Remember, remember the 5th of November. Gunpowder, treason and plot . . .
Tomorrow is Bonfire Night in the UK. A night where we gather together to light bonfires, eat Treacle Toffee and watch firework displays.
If you’ve never experienced Bonfire Night in Britain before, it’s hard to describe the atmosphere. There’s a buzz in the air, a smell of gunpowder mixing with popcorn and hotdogs, clouds of smoke waft down the streets making the streetlights hazy. Tinny music and calls of “scream if you want to go faster” come from travelling fairground rides set up in city parks, and fireworks wizz, pop and bang in bursts of colour in the sky at random intervals from dusk.
The history of Bonfire Night is a dark one – In 1605, Guy Fawkes was caught trying to blow up the Houses of Parliament with barrels of gunpowder he had stashed in the cellars there. He was tortured to get the names of his co-conspirators, executed, and his body burned on a bonfire. After that, all around the country on the 5th November every year, bonfires were lit to celebrate the foiled plot, and effigies of Guy Fawkes were burned.
Nowadays, it’s less about executing criminals, and more a chance to stand in a muddy field in the cold, wearing a brand new pair of wellies and £5 worth of glowsticks, with your friends and family, eating sweets, drawing shapes in the air with sparklers and watching professional firework displays set to music. Then spend a fortune trying to win a goldfish at a rigged Coconut Shy or Hook-a-duck.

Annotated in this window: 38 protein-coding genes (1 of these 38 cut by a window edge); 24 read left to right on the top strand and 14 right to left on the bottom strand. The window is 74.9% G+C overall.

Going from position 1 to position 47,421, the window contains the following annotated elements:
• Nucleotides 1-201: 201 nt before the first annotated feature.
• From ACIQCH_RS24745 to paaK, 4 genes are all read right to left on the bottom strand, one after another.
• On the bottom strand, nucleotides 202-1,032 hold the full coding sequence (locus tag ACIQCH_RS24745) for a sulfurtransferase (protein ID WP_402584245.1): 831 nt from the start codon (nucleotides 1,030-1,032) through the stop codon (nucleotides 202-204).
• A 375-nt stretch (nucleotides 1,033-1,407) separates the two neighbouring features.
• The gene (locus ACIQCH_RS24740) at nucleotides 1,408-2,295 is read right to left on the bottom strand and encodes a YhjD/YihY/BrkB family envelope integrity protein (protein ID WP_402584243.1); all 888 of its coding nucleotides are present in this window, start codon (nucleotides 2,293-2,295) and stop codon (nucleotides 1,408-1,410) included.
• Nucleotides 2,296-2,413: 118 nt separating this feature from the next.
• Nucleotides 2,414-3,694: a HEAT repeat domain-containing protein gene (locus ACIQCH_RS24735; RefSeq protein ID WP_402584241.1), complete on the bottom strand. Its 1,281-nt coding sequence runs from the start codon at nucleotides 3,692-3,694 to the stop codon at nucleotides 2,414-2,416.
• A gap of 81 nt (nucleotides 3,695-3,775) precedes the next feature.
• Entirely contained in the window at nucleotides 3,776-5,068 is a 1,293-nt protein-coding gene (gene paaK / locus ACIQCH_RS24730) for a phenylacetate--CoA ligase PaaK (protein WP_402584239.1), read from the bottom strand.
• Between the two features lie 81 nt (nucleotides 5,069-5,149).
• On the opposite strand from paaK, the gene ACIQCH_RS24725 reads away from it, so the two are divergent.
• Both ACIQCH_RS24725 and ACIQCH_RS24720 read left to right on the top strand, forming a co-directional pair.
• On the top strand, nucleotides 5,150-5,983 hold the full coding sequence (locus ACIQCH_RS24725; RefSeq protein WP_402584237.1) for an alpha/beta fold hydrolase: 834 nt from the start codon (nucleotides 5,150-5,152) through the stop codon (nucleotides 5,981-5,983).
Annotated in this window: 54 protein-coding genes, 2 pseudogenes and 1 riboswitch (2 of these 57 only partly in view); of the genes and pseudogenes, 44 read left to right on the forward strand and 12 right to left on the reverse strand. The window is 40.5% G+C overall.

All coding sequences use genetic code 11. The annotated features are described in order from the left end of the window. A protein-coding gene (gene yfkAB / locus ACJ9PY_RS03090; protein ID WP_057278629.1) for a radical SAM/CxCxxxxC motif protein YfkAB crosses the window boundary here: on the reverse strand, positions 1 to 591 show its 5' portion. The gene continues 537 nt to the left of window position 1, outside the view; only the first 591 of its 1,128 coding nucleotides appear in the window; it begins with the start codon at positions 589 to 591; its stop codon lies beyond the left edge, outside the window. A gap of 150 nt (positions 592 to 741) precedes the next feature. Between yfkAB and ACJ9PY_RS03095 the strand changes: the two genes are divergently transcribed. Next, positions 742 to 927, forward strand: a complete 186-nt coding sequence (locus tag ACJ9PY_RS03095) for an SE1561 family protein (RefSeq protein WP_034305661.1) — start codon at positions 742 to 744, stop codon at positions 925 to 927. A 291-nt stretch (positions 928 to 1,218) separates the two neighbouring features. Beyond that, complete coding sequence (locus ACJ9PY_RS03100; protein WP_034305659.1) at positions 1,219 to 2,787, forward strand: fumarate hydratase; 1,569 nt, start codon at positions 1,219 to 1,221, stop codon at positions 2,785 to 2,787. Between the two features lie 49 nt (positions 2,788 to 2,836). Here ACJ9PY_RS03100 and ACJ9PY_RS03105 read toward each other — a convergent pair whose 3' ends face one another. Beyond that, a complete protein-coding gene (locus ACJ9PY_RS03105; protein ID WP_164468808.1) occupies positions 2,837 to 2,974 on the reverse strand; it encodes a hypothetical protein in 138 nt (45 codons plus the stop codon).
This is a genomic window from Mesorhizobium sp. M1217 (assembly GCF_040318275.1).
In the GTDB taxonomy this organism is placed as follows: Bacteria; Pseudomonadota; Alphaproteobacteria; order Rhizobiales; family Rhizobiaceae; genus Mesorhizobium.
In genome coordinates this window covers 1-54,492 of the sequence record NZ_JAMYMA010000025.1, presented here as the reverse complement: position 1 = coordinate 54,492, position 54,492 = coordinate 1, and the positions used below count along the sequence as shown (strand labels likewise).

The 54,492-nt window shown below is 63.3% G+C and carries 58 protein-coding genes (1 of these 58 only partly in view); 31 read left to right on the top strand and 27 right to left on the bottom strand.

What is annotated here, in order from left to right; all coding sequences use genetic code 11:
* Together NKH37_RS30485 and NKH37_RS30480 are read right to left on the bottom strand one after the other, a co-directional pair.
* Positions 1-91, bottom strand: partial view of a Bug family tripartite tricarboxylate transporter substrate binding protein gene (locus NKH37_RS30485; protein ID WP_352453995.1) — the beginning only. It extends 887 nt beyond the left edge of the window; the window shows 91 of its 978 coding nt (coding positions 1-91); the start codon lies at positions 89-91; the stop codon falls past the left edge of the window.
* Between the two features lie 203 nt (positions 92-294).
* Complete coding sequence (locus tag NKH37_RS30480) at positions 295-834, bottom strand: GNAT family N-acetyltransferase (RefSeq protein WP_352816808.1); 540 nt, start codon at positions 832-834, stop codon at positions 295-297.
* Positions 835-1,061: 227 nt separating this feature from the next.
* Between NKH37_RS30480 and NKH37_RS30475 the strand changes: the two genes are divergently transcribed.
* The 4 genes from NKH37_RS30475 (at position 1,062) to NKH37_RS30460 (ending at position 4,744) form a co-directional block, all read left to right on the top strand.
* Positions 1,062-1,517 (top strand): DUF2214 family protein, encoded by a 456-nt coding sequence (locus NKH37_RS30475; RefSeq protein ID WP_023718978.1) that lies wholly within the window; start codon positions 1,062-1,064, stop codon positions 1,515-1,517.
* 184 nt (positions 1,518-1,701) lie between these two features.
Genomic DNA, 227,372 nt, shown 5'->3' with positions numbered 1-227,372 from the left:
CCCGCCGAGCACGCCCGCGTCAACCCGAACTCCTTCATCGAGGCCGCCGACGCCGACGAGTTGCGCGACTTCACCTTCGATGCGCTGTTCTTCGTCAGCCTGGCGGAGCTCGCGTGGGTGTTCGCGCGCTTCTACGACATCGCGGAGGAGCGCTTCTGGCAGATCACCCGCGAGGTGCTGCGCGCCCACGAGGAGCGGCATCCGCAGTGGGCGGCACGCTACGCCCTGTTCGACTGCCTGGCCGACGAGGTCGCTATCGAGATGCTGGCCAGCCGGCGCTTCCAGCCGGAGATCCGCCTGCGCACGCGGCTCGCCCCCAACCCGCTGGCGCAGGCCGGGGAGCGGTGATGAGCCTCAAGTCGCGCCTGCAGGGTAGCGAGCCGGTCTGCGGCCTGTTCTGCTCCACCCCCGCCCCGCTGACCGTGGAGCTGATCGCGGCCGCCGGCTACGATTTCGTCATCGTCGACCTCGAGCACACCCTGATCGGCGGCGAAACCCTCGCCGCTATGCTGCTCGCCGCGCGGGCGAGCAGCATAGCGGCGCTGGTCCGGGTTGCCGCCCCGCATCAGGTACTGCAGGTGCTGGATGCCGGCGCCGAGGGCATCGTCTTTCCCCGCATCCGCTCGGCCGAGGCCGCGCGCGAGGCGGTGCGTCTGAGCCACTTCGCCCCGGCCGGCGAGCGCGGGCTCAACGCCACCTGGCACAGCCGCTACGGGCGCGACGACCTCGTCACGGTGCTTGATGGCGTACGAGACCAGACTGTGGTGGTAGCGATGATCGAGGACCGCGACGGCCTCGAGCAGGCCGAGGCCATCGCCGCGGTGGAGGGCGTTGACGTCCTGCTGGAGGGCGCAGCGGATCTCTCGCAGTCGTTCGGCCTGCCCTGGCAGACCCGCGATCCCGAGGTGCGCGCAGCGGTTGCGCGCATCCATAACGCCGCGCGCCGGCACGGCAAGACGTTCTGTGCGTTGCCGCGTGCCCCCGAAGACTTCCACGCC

But as with everything this year, Bonfire Night 2020 is going to be a little different. England is just about to enter a second lockdown, and everyone in Wales, Scotland and Ireland have had all mass gatherings cancelled. But us Brits are renowned for our resilience, so I’m predicting lots of small backyard firepits and firework displays tomorrow. So I thought I’d share with you the perfect dessert to tuck into while sipping a gin and tonic, watching your other half run back and forth across the garden setting of fireworks. Best served warm with a generous dollop of vanilla ice cream, this upside down plum cake is sticky, sweet and packed full of autumn spices.
Ready in 55mins – 1 hr 15mins (15mins prep, 40-60mins bake)
- 300g of Muscovado sugar
- 225g of unsalted butter
- 200g of self raising flour
- 1 heaped teaspoon of baking powder
- A heaped teaspoon of ground ginger
- A flat teaspoon of nutmeg
- A heaped teaspoon + a pinch of cinnamon
- 3 free-range eggs
- 2 tablespoons of milk
- 1 teaspoon of vanilla extract
- 6 or 7 fresh plums, cut in half, stones removed
- Preheat oven to 200c / 180c fan / gas mark 6
- Put 150g of sugar, 150g of butter and half a teaspoon of vanilla into a large bowl and beat together until light.
- In a separate bowl, mix together the flour, baking powder, the ground ginger, nutmeg and one heaped teaspoon of cinnamon.
- Add this, a bit at a time, into the butter and sugar mix, alternating with the eggs and milk until it’s all combined to make a thick cake batter.
- Put the remaining 150g of sugar, 75g of butter, pinch of cinnamon and half teaspoon of vanilla in a pan on a medium/high heat on the hob.
- Melt the butter and sugar and simmer, stirring regularly for about 2 mins until thickened.
- Spray a cake tin or pie dish with fry light or something similar, or lightly grease with butter. (Wrap kitchen foil around or place on a baking tray of you’re worried about leakage)
- Pour the caramel mixture into the bottom of the tin and arrange the plum halves on top, cut side down.
- Spread the cake batter on top and smooth out the top.
- Bake for 20 mins, then turn the heat down to 180c / 160c fan / gas mark 4 and bake for a further 20-30mins or until well risen, firm to touch, and a cocktail stick inserted into the top comes out clean.
- Let the cake cool for a few mins before turning out, upside down, onto a plate.
- Serve immediately.
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